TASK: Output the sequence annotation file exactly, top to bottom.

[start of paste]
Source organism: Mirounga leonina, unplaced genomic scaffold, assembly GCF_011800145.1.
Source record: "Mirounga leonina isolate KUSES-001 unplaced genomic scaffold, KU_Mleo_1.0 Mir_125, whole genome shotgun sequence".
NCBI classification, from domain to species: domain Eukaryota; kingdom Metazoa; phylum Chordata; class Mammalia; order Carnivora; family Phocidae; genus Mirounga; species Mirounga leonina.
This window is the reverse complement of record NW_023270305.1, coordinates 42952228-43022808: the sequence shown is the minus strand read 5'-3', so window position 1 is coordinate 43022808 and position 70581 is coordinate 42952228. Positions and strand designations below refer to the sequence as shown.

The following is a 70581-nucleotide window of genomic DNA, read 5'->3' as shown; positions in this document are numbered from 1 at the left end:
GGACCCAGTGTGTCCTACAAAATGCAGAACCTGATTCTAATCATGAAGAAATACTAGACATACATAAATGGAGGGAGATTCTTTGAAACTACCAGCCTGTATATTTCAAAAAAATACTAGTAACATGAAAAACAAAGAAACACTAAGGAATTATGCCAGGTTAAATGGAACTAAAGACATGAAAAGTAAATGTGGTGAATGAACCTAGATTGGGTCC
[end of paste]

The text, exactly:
Source organism: Mirounga leonina, unplaced genomic scaffold, assembly GCF_011800145.1.
Source record: "Mirounga leonina isolate KUSES-001 unplaced genomic scaffold, KU_Mleo_1.0 Mir_125, whole genome shotgun sequence".
NCBI classification, from domain to species: domain Eukaryota; kingdom Metazoa; phylum Chordata; class Mammalia; order Carnivora; family Phocidae; genus Mirounga; species Mirounga leonina.
This window is the reverse complement of record NW_023270305.1, coordinates 42952228-43022808: the sequence shown is the minus strand read 5'-3', so window position 1 is coordinate 43022808 and position 70581 is coordinate 42952228. Positions and strand designations below refer to the sequence as shown.

The following is a 70581-nucleotide window of genomic DNA, read 5'->3' as shown; positions in this document are numbered from 1 at the left end:
GGACCCAGTGTGTCCTACAAAATGCAGAACCTGATTCTAATCATGAAGAAATACTAGACATACATAAATGGAGGGAGATTCTTTGAAACTACCAGCCTGTATATTTCAAAAAAATACTAGTAACATGAAAAACAAAGAAACACTAAGGAATTATGCCAGGTTAAATGGAACTAAAGACATGAAAAGTAAATGTGGTGAATGAACCTAGATTGGGTCC